Caveolin-1 involvement in glaucoma

While Cav-1 has been extensively studied in extra-ocular diseases, its role in ocular function and diseases has only recently received attention. Cav-1 is expressed abundantly in Muller glia, retinal and choroidal vasculature, and retinal pigment epithelium (RPE) (8). Mutations of Cav-1 gene are associated with an increased genetic risk of primary open-angle glaucoma development across various population cohorts (912).

Glaucoma is a neurodegenerative disease characterized by progressive loss of retinal ganglion cells (RGC) and optic nerve degeneration that results in irreversible visual field deficits. Raised intraocular pressure (IOP) is a major modifiable risk factor for glaucoma (13). The effect of Cav-1 deficiency on IOP homeostasis has been evaluated in various pre-clinical studies, with Cav-1 deficient mice displaying significantly higher IOP (1416). A postulated mechanism underlying ocular hypertension in Cav-1 deficiency is the resultant overreactive eNOS signaling pathways. While NO is a potent vasodilator and has a crucial role in lowering IOP, chronic dysregulation of eNOS may lead to outflow tract dysfunction. Indeed, Cav-1 depletion has been independently associated with increased conventional outflow resistance leading to decreased drainage of aqueous humor from the anterior chamber (17). Additionally, new findings have shed light on Cav-1 potential role as mechanosensors in the Schlemm's canal and trabecular meshwork that protects against mechanical stress from IOP fluctuations (18). Cav-1 may contribute to increased IOP and increase the susceptibility of the optic nerve head (ONH) to cellular damage due to altered outflow tract mechanoprotection.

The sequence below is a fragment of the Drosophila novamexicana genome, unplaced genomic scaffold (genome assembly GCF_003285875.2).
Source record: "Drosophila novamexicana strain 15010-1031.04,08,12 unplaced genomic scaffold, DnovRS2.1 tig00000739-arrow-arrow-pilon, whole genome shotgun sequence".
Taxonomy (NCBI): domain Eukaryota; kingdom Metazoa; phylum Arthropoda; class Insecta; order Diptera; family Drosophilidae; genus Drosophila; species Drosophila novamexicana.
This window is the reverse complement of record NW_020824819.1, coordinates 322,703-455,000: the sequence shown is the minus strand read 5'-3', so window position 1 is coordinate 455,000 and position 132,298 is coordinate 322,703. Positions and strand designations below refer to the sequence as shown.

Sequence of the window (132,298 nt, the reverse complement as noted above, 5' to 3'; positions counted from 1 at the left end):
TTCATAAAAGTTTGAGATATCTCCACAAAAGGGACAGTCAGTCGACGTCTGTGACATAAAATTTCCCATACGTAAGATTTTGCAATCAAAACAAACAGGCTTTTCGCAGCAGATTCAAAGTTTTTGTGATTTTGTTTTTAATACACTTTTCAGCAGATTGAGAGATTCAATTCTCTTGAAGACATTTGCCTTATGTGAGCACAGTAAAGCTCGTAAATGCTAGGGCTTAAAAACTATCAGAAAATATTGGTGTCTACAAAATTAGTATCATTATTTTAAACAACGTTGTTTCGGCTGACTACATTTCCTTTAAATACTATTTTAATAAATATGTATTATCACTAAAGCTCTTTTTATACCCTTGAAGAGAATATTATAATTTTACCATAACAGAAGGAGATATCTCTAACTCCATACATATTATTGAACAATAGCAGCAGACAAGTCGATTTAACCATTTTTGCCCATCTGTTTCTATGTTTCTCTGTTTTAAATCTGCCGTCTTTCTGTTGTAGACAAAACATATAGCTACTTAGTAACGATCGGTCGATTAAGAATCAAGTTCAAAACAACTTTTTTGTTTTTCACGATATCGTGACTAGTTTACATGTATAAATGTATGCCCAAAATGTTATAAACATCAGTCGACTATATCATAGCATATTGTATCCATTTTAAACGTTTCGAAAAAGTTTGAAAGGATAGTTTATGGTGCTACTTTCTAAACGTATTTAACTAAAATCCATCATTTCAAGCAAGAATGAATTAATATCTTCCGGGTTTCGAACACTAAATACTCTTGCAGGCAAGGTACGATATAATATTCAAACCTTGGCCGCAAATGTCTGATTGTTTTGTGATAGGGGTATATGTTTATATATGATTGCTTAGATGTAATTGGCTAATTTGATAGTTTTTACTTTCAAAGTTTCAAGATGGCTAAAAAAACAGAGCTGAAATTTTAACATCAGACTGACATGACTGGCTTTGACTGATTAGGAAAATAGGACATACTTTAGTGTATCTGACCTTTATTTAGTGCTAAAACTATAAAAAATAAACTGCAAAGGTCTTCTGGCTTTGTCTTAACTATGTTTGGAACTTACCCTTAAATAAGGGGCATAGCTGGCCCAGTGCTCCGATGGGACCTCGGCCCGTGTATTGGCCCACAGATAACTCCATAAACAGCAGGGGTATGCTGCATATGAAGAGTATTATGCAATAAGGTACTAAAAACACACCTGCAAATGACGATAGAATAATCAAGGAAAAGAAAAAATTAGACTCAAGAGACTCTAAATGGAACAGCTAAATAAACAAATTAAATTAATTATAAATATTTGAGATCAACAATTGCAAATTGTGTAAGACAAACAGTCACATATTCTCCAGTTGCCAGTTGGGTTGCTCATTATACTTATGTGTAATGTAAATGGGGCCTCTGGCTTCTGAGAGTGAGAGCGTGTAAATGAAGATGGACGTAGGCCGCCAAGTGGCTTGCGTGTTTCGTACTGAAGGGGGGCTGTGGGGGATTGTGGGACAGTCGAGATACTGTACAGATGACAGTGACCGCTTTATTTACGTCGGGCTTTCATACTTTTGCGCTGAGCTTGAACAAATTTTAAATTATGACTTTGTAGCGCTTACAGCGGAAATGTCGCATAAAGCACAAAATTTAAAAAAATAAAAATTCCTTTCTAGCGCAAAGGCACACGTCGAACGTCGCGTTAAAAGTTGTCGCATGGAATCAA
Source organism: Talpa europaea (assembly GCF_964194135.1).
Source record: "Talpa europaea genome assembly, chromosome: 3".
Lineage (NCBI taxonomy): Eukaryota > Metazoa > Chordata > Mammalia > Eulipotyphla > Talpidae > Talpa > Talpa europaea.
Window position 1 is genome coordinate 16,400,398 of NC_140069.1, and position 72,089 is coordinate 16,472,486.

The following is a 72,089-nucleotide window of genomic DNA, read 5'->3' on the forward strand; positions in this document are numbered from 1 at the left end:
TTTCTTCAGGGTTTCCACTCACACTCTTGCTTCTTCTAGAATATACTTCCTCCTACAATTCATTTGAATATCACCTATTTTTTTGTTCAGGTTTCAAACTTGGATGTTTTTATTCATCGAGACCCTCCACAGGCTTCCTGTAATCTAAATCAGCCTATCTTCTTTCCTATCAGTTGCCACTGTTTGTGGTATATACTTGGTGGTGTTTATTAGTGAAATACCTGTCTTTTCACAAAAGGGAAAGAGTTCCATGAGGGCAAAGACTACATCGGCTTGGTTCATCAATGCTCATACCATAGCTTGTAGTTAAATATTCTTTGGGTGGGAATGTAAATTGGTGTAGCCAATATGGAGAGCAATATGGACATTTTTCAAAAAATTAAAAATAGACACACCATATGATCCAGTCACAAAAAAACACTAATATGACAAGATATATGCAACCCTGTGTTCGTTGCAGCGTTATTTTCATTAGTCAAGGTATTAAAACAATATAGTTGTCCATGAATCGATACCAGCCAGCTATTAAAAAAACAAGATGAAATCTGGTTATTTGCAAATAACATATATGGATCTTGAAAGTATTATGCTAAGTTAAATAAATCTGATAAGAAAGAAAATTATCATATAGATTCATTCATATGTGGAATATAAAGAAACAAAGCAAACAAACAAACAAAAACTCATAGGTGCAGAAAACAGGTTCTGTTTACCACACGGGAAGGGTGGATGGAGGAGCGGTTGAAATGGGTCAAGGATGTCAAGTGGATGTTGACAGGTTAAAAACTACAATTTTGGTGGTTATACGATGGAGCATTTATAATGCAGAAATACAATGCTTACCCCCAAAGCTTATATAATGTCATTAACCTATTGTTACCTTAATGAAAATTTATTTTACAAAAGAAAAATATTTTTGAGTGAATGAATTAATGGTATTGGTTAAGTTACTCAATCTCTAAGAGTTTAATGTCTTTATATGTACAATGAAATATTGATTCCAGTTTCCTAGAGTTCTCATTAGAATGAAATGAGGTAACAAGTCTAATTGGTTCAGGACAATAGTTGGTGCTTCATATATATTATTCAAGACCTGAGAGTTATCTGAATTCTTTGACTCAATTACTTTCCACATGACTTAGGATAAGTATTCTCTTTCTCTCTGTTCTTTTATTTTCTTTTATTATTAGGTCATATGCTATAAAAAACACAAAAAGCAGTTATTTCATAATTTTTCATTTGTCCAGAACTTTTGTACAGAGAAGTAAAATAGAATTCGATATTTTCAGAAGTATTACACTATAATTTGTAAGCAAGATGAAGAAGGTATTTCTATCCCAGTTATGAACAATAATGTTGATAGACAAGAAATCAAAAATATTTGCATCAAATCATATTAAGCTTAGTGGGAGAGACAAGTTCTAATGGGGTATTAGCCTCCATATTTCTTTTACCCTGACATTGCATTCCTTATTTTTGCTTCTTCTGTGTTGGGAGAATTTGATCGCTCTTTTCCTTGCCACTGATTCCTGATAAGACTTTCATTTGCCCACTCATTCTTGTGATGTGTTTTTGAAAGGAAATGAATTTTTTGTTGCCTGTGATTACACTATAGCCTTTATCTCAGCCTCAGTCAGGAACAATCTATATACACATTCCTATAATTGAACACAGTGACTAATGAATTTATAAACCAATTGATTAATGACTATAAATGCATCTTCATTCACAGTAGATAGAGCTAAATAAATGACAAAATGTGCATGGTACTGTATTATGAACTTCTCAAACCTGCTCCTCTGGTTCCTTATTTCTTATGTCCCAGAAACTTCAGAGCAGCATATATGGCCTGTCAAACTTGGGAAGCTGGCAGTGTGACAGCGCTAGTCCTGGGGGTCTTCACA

Cav-1 has also been implicated in altering vascular function, both systemically and within the eye. These alterations in vascular profile may contribute to greater glaucoma risk, as described in this mini-review.

The role of Cav-1 in mediating systemic vascular risk factors for glaucoma